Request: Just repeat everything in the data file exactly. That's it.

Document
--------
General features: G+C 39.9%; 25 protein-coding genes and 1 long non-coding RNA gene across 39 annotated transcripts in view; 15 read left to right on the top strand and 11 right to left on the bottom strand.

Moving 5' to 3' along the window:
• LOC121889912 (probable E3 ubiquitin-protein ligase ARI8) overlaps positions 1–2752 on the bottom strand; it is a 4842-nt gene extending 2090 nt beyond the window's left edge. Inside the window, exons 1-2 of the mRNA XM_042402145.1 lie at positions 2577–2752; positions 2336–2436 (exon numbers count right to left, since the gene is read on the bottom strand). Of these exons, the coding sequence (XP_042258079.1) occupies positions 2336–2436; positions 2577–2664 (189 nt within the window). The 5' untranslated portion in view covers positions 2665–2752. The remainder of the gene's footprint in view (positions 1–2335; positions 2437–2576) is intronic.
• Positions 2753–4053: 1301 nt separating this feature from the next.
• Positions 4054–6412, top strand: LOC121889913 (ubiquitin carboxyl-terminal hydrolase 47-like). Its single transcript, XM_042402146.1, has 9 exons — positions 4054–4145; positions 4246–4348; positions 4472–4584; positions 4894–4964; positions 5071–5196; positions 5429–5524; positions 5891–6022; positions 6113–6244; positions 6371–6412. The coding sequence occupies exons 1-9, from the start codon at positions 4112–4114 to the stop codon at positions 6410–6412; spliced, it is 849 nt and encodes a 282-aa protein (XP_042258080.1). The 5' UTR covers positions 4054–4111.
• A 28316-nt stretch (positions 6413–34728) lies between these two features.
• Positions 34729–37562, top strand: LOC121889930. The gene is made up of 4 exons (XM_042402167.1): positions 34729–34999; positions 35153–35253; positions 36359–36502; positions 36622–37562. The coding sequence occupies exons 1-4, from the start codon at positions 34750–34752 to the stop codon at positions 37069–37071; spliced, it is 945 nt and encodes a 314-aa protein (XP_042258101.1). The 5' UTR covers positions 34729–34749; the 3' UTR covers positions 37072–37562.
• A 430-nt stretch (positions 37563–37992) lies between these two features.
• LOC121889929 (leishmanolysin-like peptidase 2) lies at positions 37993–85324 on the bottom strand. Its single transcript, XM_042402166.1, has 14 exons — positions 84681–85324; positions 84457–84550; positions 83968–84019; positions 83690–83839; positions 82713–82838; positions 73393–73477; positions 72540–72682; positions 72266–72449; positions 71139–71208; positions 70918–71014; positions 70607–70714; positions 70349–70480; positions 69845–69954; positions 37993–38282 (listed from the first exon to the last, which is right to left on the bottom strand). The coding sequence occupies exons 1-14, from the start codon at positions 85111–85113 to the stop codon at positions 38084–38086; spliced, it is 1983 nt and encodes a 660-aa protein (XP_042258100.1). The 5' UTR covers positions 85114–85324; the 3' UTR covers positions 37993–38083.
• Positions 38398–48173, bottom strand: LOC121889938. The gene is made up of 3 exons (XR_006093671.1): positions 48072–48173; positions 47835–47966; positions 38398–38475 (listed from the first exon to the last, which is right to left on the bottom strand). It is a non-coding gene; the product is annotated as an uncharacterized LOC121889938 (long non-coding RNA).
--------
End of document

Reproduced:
General features: G+C 39.9%; 25 protein-coding genes and 1 long non-coding RNA gene across 39 annotated transcripts in view; 15 read left to right on the top strand and 11 right to left on the bottom strand.

Moving 5' to 3' along the window:
• LOC121889912 (probable E3 ubiquitin-protein ligase ARI8) overlaps positions 1–2752 on the bottom strand; it is a 4842-nt gene extending 2090 nt beyond the window's left edge. Inside the window, exons 1-2 of the mRNA XM_042402145.1 lie at positions 2577–2752; positions 2336–2436 (exon numbers count right to left, since the gene is read on the bottom strand). Of these exons, the coding sequence (XP_042258079.1) occupies positions 2336–2436; positions 2577–2664 (189 nt within the window). The 5' untranslated portion in view covers positions 2665–2752. The remainder of the gene's footprint in view (positions 1–2335; positions 2437–2576) is intronic.
• Positions 2753–4053: 1301 nt separating this feature from the next.
• Positions 4054–6412, top strand: LOC121889913 (ubiquitin carboxyl-terminal hydrolase 47-like). Its single transcript, XM_042402146.1, has 9 exons — positions 4054–4145; positions 4246–4348; positions 4472–4584; positions 4894–4964; positions 5071–5196; positions 5429–5524; positions 5891–6022; positions 6113–6244; positions 6371–6412. The coding sequence occupies exons 1-9, from the start codon at positions 4112–4114 to the stop codon at positions 6410–6412; spliced, it is 849 nt and encodes a 282-aa protein (XP_042258080.1). The 5' UTR covers positions 4054–4111.
• A 28316-nt stretch (positions 6413–34728) lies between these two features.
• Positions 34729–37562, top strand: LOC121889930. The gene is made up of 4 exons (XM_042402167.1): positions 34729–34999; positions 35153–35253; positions 36359–36502; positions 36622–37562. The coding sequence occupies exons 1-4, from the start codon at positions 34750–34752 to the stop codon at positions 37069–37071; spliced, it is 945 nt and encodes a 314-aa protein (XP_042258101.1). The 5' UTR covers positions 34729–34749; the 3' UTR covers positions 37072–37562.
• A 430-nt stretch (positions 37563–37992) lies between these two features.
• LOC121889929 (leishmanolysin-like peptidase 2) lies at positions 37993–85324 on the bottom strand. Its single transcript, XM_042402166.1, has 14 exons — positions 84681–85324; positions 84457–84550; positions 83968–84019; positions 83690–83839; positions 82713–82838; positions 73393–73477; positions 72540–72682; positions 72266–72449; positions 71139–71208; positions 70918–71014; positions 70607–70714; positions 70349–70480; positions 69845–69954; positions 37993–38282 (listed from the first exon to the last, which is right to left on the bottom strand). The coding sequence occupies exons 1-14, from the start codon at positions 85111–85113 to the stop codon at positions 38084–38086; spliced, it is 1983 nt and encodes a 660-aa protein (XP_042258100.1). The 5' UTR covers positions 85114–85324; the 3' UTR covers positions 37993–38083.
• Positions 38398–48173, bottom strand: LOC121889938. The gene is made up of 3 exons (XR_006093671.1): positions 48072–48173; positions 47835–47966; positions 38398–38475 (listed from the first exon to the last, which is right to left on the bottom strand). It is a non-coding gene; the product is annotated as an uncharacterized LOC121889938 (long non-coding RNA).